Summit County holds cleanup day, hundreds of volunteers pitch in |

Summit County holds cleanup day, hundreds of volunteers pitch in

Frisco residents Susanne Johnston, left, and Sandy Kuschnerus pick up trash found along Highway 9 on Frisco Town Cleanup Day, Saturday, May 19.
Hugh Carey /

Summit County residents pitched in on Saturday for annual town cleanup days in Breckenridge, Dillon, Frisco and Silverthorne. Hundreds of volunteers grabbed Hi Vis jackets, gloves and garbage bags before going to work picking up trash and debris around the county’s streets, trails and rivers to prepare for the beginning of another great summer in the High Country.

Frisco Mayor Gary Wilkinson said he was proud of his fellow townsfolk for coming out in force to help with the annual spring cleaning.

“Frisco’s a great community,” Wilkinson said. “We always have hundreds of people come out for cleanup day. It’s a great Frisco tradition, our locals look forward to getting together to clean up the town and getting ready for the summer.”

Frisco special events manager Nora Gilbertson, who organized the town’s cleanup day, said the event is a great way for the town to mark the end of winter and get its bearings as it prepares for a busy summer tourism season.

“After the winter season, with all the snow and wind, there’s a lot of trash that gets blown around and stuck in odd places,” Gilbertson said. “It’s great that so many people come out to clean up the community, get trash out of our environment, and get the town ready for our guests this summer.”

In Frisco, the day was especially momentous as it also marked the 35th anniversary of the town’s historical museum. Over a hundred Frisco residents gathered in front of the museum for a community photo, which is taken every five years to chronicle Frisco’s changing faces over time.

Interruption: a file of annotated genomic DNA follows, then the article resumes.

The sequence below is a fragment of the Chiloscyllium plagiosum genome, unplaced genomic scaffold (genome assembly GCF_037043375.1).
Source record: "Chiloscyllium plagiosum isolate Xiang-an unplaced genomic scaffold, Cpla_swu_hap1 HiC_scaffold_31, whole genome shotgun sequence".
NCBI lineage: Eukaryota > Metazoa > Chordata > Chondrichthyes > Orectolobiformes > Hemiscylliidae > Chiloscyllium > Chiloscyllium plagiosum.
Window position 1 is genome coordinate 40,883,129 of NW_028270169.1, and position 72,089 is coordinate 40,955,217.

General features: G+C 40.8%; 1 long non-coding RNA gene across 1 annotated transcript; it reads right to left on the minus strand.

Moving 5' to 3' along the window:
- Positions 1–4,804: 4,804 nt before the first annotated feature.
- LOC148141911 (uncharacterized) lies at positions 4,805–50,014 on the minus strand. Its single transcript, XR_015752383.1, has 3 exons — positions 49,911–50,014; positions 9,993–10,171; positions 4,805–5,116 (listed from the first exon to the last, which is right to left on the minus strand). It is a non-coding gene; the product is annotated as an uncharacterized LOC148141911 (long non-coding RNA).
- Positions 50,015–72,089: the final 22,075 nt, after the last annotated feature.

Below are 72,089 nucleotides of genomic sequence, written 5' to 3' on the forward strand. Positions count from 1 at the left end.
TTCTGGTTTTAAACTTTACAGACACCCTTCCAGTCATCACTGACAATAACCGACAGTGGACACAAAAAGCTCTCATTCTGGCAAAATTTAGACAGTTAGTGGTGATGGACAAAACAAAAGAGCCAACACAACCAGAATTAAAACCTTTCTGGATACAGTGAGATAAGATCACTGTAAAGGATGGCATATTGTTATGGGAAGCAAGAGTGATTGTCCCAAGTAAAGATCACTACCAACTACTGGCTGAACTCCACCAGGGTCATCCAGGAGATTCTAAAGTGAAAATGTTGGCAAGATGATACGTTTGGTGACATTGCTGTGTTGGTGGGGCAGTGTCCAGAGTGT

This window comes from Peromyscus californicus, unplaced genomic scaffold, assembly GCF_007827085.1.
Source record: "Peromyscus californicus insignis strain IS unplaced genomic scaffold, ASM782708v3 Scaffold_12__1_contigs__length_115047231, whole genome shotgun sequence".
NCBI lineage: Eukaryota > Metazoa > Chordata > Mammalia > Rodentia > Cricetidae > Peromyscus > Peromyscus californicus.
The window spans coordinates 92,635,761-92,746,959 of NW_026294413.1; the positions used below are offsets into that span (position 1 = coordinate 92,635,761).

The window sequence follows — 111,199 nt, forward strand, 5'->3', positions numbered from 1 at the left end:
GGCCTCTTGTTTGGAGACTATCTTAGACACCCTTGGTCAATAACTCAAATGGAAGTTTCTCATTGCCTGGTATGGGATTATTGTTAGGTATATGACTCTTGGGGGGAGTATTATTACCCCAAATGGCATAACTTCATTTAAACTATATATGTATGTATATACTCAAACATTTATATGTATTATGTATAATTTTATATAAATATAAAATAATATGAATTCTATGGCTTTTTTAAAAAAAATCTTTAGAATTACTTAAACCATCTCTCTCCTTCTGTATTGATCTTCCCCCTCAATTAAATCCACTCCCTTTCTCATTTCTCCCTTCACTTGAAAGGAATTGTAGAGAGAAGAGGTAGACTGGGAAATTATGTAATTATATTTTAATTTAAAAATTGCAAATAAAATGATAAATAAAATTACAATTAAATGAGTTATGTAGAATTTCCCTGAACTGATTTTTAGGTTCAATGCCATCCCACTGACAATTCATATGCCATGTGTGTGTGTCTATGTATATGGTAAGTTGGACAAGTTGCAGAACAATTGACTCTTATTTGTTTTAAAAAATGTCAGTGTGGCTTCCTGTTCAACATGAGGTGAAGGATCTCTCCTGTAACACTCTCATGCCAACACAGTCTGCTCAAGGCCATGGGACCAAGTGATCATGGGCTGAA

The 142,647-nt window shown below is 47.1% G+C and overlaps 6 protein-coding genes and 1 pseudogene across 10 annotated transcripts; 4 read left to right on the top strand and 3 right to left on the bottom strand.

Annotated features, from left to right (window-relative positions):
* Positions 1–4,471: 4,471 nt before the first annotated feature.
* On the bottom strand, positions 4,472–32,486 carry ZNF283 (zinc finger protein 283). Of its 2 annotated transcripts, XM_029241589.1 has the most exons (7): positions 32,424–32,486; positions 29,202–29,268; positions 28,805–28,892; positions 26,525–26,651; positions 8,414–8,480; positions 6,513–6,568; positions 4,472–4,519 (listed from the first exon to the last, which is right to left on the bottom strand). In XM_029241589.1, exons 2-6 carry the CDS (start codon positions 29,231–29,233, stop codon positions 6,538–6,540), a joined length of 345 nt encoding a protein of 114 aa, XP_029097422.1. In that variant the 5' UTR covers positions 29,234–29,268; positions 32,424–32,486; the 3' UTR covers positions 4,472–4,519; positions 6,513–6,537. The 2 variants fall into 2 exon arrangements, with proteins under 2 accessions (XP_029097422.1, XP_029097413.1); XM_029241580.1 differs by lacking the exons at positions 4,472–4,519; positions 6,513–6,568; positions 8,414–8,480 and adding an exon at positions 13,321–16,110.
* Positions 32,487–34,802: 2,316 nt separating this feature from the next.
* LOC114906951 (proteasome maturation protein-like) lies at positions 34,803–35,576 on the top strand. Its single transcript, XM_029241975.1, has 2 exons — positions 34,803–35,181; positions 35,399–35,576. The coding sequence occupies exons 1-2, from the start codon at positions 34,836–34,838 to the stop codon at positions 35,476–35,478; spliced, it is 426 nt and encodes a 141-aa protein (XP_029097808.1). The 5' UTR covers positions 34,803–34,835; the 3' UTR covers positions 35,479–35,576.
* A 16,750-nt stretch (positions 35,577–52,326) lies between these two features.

Simone Belz, director of the museum, said residents appreciate Frisco’s legacy and take pains to preserve it.

“I always say this is a small town with a big history,” Belz said. “From the Utes, the trappers, the miners, the railroad history, all the way to the ski industry, there’s been so much preserved here in Frisco. The community is really proud of its history and historic park. There’s great educational synergy here, and the community takes a lot of pride in heritage tourism here.”

At noon, volunteers were called back for a barbeque party with free food, drink and music provided by the town, Lost Cajun restaurant, Outer Range Brewery and Climax Mine. Members of the Frisco Town Council manned the grill, cooking and serving burgers and hot dogs for the dozens of volunteers lining up for grub.

Prizes were then handed out for volunteers who found the most interesting garbage finds during the cleanup. A volunteer named Mary won the prize for Most Unique find for a well-preserved guitar case. A volunteer named Lila took the time to collect dozens of cigarette butts into a gallon-sized plastic baggie and won the prize for Grossest find. Finally, a young man named Lucas won the prize for Most Valuable find when he found a wallet once owned by a Denver resident among some rocks in the neighborhood.

“It was pretty awesome to find it,” Lucas exclaimed. “It was old, pretty torn up.” His best friend Maggie added it seemed that someone might have found the wallet before they did.

“There were lots of credit and debit cards, but no cash,” Maggie said. “So we think someone might have took all the cash out and thrown it away.”

The budding investigators handed the wallet over to Frisco police, who said they would try to mail it back to the original owner, sans cash.


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